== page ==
Northern Ireland

Police, councils and health trusts among bodies required to provide carbon footprint reports under new regulations

Reporting must outline steps to reduce emissions and tackle climate change impact

The investigation is linked to a gun attack on a PSNI car at Rossnareen Avenue in west Belfast in November 2015
The PSNI is one of 40 public bodies that must report on carbon emissions under new DAERA regulations.

The PSNI, local councils and health trusts are among the north’s public bodies that will be required to report on their carbon emissions and provide details on reducing them under new regulations aimed at tackling climate change.

Forty bodies must begin gathering details on their carbon footprint under regulations taking effect from next month, and they are required to submit their first report to the Department of Agriculture, Environment and Rural Affairs (DAERA) in October next year.

The regulations were announced by DAERA minister Andrew Muir on Monday and are in line with duties under the Climate Change Act (Northern Ireland) 2022.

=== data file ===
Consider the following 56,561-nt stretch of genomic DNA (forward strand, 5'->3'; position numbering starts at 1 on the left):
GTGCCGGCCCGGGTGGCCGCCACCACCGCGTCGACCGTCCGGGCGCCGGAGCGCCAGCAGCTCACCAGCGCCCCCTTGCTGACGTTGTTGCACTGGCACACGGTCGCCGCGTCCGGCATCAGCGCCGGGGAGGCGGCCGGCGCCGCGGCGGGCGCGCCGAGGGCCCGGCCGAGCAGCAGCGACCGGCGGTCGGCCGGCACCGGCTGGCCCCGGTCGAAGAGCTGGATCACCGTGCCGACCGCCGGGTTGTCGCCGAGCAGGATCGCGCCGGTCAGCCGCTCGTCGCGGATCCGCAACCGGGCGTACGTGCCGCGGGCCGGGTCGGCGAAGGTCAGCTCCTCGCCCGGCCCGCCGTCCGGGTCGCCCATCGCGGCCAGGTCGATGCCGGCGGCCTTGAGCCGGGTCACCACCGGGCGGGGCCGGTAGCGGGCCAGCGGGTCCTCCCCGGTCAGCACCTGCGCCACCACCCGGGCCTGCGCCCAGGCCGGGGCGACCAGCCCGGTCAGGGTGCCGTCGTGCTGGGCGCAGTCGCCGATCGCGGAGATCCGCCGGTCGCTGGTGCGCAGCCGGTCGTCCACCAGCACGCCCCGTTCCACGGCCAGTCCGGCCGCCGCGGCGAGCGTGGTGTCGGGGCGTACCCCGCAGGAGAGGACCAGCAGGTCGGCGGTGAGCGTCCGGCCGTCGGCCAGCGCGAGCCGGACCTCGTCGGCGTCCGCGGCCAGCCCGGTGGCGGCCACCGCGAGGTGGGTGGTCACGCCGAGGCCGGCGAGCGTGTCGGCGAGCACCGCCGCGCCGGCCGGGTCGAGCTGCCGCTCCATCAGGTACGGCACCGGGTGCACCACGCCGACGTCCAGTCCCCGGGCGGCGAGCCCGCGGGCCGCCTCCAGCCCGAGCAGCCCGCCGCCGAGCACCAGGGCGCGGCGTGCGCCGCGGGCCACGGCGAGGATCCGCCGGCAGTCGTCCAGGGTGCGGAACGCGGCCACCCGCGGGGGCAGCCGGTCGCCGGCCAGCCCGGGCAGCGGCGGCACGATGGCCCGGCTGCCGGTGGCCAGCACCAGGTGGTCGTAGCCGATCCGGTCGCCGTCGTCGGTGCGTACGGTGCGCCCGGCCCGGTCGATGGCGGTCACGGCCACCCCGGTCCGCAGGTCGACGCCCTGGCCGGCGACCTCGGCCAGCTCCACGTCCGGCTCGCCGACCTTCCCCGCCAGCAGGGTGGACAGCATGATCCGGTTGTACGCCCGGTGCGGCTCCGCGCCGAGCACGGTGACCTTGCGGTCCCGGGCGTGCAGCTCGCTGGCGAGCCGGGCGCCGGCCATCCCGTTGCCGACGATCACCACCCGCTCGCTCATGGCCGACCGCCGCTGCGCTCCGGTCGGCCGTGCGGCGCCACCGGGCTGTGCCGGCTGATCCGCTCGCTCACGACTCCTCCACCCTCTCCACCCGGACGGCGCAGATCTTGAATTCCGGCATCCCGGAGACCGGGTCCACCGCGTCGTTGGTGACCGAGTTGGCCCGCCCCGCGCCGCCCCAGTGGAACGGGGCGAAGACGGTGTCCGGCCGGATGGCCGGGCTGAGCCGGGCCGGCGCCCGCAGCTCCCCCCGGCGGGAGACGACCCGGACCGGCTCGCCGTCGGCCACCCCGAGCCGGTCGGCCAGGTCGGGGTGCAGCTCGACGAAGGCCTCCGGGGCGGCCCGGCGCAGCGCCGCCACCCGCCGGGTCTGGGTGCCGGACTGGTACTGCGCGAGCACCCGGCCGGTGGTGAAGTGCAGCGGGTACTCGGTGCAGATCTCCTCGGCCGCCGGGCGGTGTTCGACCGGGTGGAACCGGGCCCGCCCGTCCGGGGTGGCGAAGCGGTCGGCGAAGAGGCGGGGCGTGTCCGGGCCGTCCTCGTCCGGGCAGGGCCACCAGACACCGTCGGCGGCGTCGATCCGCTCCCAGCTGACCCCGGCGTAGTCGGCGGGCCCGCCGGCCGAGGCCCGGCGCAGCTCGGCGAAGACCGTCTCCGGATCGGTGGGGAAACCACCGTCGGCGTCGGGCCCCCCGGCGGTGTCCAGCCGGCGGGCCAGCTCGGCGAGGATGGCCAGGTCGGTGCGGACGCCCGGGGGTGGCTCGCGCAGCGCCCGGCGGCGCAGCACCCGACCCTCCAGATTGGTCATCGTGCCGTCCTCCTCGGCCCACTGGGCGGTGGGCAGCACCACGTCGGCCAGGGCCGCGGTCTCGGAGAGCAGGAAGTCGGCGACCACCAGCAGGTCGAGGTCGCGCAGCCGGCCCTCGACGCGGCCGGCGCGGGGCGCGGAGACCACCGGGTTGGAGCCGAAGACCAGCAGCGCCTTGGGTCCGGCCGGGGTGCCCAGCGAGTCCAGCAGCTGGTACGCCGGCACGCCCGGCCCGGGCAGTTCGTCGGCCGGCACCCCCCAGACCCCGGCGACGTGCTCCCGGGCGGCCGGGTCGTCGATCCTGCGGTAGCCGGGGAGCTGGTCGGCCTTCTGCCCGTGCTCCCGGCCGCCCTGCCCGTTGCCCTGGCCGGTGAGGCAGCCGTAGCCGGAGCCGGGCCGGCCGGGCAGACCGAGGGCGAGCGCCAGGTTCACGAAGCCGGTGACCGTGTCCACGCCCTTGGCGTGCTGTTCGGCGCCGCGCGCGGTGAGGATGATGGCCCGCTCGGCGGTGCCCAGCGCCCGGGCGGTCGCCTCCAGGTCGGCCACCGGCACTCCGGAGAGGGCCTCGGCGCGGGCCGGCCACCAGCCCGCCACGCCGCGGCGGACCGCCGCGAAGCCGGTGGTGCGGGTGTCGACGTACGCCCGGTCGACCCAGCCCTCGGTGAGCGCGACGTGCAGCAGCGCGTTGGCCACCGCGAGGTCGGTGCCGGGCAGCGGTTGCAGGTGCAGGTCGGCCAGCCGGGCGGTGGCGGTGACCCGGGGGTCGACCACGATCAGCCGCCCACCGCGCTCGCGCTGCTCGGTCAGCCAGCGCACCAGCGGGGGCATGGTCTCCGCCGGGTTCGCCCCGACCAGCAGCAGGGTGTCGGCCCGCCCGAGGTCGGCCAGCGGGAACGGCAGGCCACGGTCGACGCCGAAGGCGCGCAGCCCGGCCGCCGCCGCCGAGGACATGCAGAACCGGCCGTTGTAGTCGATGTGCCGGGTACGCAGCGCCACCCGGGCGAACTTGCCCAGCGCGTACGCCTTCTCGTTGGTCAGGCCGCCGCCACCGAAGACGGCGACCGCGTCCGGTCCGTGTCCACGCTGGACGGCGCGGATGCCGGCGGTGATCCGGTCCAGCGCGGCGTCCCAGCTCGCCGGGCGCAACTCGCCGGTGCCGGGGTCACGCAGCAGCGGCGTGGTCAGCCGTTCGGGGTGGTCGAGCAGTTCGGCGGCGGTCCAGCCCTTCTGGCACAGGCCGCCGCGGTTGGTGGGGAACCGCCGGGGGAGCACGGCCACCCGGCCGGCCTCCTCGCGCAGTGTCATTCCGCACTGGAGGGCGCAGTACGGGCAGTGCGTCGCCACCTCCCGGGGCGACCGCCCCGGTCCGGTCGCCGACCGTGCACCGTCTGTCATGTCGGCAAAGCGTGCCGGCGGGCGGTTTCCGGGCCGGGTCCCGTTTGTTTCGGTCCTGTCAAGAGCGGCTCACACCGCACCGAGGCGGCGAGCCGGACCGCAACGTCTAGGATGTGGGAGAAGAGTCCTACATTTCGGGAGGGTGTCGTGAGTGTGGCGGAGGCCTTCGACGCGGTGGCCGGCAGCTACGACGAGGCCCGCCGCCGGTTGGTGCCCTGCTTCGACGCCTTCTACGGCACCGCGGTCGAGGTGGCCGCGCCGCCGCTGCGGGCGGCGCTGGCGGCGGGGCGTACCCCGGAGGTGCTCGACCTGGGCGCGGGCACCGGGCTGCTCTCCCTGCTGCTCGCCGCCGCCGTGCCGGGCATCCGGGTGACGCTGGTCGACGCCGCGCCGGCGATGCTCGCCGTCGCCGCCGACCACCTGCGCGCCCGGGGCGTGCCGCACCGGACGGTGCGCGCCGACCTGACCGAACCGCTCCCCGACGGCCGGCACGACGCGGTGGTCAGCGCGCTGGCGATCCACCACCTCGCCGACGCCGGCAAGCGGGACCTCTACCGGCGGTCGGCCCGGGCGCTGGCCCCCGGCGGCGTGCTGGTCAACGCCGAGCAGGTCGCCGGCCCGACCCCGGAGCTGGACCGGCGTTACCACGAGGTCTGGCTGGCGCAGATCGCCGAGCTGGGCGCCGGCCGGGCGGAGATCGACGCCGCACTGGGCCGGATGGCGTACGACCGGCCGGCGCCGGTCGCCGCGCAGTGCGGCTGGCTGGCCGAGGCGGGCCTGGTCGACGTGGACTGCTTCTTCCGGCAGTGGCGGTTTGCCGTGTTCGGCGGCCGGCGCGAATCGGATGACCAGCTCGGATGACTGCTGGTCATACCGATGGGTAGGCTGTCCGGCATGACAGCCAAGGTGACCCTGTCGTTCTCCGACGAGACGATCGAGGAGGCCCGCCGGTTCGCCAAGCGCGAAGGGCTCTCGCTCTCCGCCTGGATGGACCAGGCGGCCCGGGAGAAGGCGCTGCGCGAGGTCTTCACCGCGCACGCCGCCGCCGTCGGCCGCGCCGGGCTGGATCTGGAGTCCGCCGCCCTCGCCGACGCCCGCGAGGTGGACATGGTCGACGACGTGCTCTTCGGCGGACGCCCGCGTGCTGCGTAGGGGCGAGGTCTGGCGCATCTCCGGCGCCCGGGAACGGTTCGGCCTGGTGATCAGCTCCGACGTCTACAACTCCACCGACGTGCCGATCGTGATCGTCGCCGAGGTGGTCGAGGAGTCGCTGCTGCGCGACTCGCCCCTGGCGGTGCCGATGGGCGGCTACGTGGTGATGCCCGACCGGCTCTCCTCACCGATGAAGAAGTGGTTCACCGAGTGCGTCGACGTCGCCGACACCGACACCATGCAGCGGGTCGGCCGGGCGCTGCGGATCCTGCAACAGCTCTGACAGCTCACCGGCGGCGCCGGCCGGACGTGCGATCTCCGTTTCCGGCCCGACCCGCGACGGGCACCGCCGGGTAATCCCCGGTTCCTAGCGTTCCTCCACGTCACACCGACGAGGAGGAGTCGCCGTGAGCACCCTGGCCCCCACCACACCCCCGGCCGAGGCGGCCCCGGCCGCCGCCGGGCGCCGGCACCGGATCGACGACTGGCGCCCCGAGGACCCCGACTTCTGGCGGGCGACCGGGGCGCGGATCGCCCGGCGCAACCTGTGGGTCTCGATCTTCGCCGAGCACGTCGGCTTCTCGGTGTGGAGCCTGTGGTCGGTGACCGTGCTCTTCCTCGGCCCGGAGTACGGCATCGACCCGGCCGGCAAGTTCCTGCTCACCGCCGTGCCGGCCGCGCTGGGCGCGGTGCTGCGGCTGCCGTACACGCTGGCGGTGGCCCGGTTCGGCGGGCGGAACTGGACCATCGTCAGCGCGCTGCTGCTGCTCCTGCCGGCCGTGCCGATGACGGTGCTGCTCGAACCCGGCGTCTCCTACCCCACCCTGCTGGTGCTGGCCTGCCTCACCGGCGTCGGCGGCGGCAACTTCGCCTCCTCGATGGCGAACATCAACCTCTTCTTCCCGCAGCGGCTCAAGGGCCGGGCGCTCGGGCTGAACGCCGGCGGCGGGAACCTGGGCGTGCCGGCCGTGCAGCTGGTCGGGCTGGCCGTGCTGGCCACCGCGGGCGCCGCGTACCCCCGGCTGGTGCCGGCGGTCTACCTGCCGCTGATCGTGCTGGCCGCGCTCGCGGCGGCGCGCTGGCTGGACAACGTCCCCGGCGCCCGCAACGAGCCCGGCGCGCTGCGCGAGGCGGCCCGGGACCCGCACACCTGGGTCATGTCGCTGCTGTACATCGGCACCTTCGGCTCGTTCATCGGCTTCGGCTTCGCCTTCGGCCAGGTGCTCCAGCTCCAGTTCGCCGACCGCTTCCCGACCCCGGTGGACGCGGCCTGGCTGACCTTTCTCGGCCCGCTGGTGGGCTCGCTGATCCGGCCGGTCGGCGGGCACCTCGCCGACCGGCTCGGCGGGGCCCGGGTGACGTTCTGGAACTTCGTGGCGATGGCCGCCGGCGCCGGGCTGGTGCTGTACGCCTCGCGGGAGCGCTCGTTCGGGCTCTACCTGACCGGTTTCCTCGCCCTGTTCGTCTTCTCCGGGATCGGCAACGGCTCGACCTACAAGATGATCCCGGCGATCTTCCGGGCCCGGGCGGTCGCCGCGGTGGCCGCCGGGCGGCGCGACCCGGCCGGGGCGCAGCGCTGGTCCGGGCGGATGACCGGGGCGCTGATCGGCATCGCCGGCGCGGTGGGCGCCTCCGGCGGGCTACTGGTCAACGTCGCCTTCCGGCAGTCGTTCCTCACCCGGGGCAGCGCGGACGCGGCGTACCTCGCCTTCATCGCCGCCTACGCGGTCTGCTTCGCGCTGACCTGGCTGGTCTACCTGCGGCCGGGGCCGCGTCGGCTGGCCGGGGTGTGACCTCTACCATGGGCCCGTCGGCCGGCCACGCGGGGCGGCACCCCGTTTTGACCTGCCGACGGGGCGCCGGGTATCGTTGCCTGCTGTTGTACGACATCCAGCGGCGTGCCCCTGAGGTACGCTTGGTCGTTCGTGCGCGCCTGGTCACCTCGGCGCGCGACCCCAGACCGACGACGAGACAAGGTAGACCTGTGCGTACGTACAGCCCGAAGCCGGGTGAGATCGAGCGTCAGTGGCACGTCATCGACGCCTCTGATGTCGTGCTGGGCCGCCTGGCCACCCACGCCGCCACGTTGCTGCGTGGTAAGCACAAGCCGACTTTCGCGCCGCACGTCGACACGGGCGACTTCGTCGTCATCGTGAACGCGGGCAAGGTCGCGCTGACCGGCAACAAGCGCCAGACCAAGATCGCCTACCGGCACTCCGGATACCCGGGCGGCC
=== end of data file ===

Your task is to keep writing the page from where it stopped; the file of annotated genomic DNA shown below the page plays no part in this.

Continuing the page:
Andrew Muir said analysis of the consultation responses was under way
DAERA minister Andrew Muir. PICTURE: LIAM MCBURNEY (Liam McBurney/PA)

The organisations required to report must also detail how they will tackle their risks and impacts from climate change.

The measures have been announced following Executive approval and an extended 13-week public consultation period.

Only large-sized public bodies are included under the requirements, as they are considered to be the biggest carbon emitters.

“These regulations are a positive milestone in delivering on our obligations in relation to the Act and reporting will give bodies an opportunity to show continued leadership on climate action within the public sector, providing positive examples and shared learning of what effective climate action can deliver,” Mr Muir said.

“Many public bodies are already gathering some climate change data, but requirements to report under these regulations brings structure, transparency and comparability to that process and will allow sharing of experience and expertise across public bodies which is of benefit to all of us.”

The minister added: “It is important that all public bodies take action to reduce emissions, recognise the impacts of climate change on their functions and have a clear plan in place to reduce these risks and manage impacts.

“These regulations will put in place a climate change reporting framework for the specified public bodies, which can enable them to take informed, and timely climate action.

“This will make those bodies more sustainable and will give them the opportunity to provide a positive example and exploit the opportunities that early and effective climate action can deliver.”